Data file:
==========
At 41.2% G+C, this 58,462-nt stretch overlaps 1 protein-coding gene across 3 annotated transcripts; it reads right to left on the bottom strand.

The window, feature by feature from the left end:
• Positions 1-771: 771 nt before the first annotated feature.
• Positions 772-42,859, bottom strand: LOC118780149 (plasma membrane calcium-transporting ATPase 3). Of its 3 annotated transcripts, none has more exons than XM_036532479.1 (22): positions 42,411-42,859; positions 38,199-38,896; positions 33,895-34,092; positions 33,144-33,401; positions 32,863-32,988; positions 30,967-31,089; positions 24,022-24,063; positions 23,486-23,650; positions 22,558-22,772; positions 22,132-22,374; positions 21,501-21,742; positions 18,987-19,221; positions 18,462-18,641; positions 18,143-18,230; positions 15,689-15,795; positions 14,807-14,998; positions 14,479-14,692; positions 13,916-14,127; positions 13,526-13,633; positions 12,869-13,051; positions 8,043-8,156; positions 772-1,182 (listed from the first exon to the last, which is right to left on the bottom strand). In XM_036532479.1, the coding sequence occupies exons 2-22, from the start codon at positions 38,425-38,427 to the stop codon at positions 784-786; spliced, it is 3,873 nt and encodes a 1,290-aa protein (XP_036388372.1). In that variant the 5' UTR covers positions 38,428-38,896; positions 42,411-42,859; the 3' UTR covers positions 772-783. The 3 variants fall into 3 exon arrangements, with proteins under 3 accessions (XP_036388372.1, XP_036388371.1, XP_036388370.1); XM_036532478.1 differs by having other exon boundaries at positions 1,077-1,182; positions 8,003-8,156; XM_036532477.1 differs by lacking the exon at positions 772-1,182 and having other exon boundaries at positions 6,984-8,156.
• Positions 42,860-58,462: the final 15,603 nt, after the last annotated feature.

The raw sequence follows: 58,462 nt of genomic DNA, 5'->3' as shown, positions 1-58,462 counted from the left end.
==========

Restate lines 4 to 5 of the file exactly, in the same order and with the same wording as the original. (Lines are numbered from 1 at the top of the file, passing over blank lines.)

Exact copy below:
• Positions 772-42,859, bottom strand: LOC118780149 (plasma membrane calcium-transporting ATPase 3). Of its 3 annotated transcripts, none has more exons than XM_036532479.1 (22): positions 42,411-42,859; positions 38,199-38,896; positions 33,895-34,092; positions 33,144-33,401; positions 32,863-32,988; positions 30,967-31,089; positions 24,022-24,063; positions 23,486-23,650; positions 22,558-22,772; positions 22,132-22,374; positions 21,501-21,742; positions 18,987-19,221; positions 18,462-18,641; positions 18,143-18,230; positions 15,689-15,795; positions 14,807-14,998; positions 14,479-14,692; positions 13,916-14,127; positions 13,526-13,633; positions 12,869-13,051; positions 8,043-8,156; positions 772-1,182 (listed from the first exon to the last, which is right to left on the bottom strand). In XM_036532479.1, the coding sequence occupies exons 2-22, from the start codon at positions 38,425-38,427 to the stop codon at positions 784-786; spliced, it is 3,873 nt and encodes a 1,290-aa protein (XP_036388372.1). In that variant the 5' UTR covers positions 38,428-38,896; positions 42,411-42,859; the 3' UTR covers positions 772-783. The 3 variants fall into 3 exon arrangements, with proteins under 3 accessions (XP_036388372.1, XP_036388371.1, XP_036388370.1); XM_036532478.1 differs by having other exon boundaries at positions 1,077-1,182; positions 8,003-8,156; XM_036532477.1 differs by lacking the exon at positions 772-1,182 and having other exon boundaries at positions 6,984-8,156.
• Positions 42,860-58,462: the final 15,603 nt, after the last annotated feature.